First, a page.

Wyden Amendment to Help Small Ports Included in Senate Bill (USA)

Wyden Amendment to Help Small Ports Included in Senate Bill

An amendment sponsored by Senator Ron Wyden (D-OR) that will increase the chances that much needed maintenance and dredging money gets to small ports, including those on the Oregon Coast, is part of a water resources bill passed by the United States Senate yesterday.

The amendment, one of several in the bill important to Oregonians, directs the Army Corps of Engineers to use money left over from maintenance of high-use, deep-draft ports and the Great Lakes Navigation System for moderate- and low-use port projects that have not been maintained in the preceding six years.

“Ports up and down the Oregon Coast, both big and small, are the engines that drive the economic health of coastal communities,” Wyden said. “I want to ensure that Oregon’s smaller ports are taken care of and get the much-needed maintenance and dredging that is critical to their community’s survival.”

The amendment, co-sponsored by Senator Jeff Merkley (D-OR), was included in the Water Resources Development Act that now goes to the House. The Oregon ports potentially benefiting from the Wyden amendment include: Brookings Harbor, Gold Beach, Port Orford, Bandon, Coos Bay and Charleston Boat Harbor, Umpqua, Siuslaw, Toledo, Newport, Depoe Bay and Garibaldi.

The Senate version of the water resources bill provides $1.6 billion in vital funding to address navigation infrastructure needs over the long-term. The increased funding is critical to ensuring that Oregon’s smaller ports receive much needed dredging and maintenance.

Other Oregon-related amendments in the Senate-passed bill include:

– Water Infrastructure Financing and Innovation Act (WIFIA): Senator Merkley’s pilot program to provide low-interest loans for flood control projects and drinking/wastewater treatment facilities.

– Clatsop County levee de-authorizations: Allows stakeholders to develop ecosystem restoration projects.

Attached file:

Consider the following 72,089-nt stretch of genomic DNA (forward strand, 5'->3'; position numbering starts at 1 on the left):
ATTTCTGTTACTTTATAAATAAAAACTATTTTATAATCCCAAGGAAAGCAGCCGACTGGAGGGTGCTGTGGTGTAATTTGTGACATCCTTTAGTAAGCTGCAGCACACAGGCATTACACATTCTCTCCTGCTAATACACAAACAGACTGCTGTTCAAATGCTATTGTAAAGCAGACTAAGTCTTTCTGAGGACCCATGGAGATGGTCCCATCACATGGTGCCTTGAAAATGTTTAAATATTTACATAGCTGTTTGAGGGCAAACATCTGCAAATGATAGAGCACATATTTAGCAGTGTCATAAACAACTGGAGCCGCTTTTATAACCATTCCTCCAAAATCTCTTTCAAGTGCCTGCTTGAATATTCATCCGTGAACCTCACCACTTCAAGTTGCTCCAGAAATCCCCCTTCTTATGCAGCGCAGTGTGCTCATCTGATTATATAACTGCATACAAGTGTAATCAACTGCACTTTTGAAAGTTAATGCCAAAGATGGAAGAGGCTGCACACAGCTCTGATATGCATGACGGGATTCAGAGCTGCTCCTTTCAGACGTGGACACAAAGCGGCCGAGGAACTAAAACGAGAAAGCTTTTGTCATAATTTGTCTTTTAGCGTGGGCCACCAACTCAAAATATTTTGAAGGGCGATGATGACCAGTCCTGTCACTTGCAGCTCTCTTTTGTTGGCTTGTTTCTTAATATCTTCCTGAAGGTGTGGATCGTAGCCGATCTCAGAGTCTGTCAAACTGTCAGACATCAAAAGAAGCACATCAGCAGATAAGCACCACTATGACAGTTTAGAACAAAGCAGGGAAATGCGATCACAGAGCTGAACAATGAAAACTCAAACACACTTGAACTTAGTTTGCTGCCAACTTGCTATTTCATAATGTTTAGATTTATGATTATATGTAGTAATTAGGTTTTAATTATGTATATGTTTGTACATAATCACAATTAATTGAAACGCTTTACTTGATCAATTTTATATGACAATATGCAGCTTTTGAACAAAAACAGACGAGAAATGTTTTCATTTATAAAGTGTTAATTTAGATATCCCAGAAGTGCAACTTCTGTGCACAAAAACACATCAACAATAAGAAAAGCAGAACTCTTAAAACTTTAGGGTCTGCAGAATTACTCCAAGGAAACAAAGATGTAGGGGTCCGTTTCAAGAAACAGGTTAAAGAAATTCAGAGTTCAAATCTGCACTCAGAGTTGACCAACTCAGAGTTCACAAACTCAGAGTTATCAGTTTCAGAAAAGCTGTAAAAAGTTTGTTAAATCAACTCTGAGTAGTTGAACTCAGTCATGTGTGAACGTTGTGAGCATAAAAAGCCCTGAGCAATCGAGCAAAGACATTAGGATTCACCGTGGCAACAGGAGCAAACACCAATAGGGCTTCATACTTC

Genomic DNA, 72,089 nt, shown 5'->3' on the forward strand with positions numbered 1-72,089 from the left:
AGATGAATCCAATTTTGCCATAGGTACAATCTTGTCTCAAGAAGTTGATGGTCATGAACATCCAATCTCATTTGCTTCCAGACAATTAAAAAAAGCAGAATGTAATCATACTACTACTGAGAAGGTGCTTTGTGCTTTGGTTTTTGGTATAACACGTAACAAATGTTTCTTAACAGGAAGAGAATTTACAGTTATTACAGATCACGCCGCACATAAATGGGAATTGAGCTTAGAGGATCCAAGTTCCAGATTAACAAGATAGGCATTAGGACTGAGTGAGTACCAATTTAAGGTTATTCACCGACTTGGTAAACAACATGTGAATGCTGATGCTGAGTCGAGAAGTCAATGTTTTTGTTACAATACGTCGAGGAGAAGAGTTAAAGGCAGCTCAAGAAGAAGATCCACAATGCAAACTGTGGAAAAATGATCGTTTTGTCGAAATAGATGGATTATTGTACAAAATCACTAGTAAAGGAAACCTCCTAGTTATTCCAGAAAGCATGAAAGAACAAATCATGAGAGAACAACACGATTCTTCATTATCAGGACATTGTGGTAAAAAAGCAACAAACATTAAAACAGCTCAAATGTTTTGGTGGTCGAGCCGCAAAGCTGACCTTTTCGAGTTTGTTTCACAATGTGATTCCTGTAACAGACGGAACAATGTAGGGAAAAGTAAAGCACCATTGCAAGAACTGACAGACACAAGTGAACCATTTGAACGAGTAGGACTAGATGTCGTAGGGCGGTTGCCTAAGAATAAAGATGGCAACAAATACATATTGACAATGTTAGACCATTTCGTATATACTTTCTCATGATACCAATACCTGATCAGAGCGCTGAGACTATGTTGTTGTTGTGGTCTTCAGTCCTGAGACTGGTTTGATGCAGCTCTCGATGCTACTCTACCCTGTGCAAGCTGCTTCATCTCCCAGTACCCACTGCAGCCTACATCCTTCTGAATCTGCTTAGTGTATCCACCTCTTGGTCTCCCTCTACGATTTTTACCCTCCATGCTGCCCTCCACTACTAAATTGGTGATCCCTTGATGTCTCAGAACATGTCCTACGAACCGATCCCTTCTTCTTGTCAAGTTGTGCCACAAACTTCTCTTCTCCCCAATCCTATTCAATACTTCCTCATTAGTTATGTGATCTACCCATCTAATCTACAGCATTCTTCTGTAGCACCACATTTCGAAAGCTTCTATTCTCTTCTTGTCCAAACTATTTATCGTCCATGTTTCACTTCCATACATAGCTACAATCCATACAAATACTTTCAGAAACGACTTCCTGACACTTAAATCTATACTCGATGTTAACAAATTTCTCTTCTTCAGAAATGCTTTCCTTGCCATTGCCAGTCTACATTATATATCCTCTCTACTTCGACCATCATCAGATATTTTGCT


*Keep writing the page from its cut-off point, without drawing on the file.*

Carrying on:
– Hood River flowage easement: Facilitates recreation and habitat restoration in Hood River.

– Lower Columbia River and Tillamook Bay Ecosystem Restoration: Raises the authorization level for the study from $30 million to $75 million

– Cooperative agreement with Columbia River Basin Indian tribes: Gives the Army Corps of Engineers the authority to enter cooperative agreements with the tribes.

– State-based watershed planning: Involves the states in watershed planning decisions that will help better target limited federal dollars and technical assistance to where it is most needed and eliminate duplicative efforts.

– Rural community flood protection act: Helps rural communities that cannot afford to have their levees certified and are facing increases in flood insurance premiums due to the lack of the certification.

– Section 214 permanence: Allows the Army Corps of Engineers to accept funds from non-Federal public entities, like ports, to hire additional regulatory staff to expedite the permitting process.

– Hammond Marina land transfer: The City of Warrenton would like to obtain ownership of Armey Corps of Engineers property in the Hammond Marina for development purposes.

– Invasive species inspections for the Columbia River Basin: Increases inspections needed to prevent the invasive species from spreading and threatening delicate ecosystems.

– Dam optimization: Provides clearer authority to the Army Corps of Engineers to identify unrealized benefits from the existing water infrastructure by updating and optimizing operations of existing dams.


Press Release, May 16, 2013